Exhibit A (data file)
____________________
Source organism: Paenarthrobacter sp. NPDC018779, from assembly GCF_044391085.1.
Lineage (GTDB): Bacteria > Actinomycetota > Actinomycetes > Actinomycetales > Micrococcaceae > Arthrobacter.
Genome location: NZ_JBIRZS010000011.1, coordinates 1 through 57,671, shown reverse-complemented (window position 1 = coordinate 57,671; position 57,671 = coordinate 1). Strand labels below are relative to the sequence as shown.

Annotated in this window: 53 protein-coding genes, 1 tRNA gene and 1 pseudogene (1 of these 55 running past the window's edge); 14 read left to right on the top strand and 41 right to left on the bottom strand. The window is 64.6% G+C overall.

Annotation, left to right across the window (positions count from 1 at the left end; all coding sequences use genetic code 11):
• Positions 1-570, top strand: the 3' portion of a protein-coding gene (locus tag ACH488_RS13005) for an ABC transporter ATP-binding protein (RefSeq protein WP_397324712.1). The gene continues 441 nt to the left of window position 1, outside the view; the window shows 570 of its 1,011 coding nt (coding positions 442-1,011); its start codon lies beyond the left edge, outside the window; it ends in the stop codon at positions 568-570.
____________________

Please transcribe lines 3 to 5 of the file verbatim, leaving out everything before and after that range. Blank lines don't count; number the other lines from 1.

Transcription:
Genome location: NZ_JBIRZS010000011.1, coordinates 1 through 57,671, shown reverse-complemented (window position 1 = coordinate 57,671; position 57,671 = coordinate 1). Strand labels below are relative to the sequence as shown.

Annotated in this window: 53 protein-coding genes, 1 tRNA gene and 1 pseudogene (1 of these 55 running past the window's edge); 14 read left to right on the top strand and 41 right to left on the bottom strand. The window is 64.6% G+C overall.

Annotation, left to right across the window (positions count from 1 at the left end; all coding sequences use genetic code 11):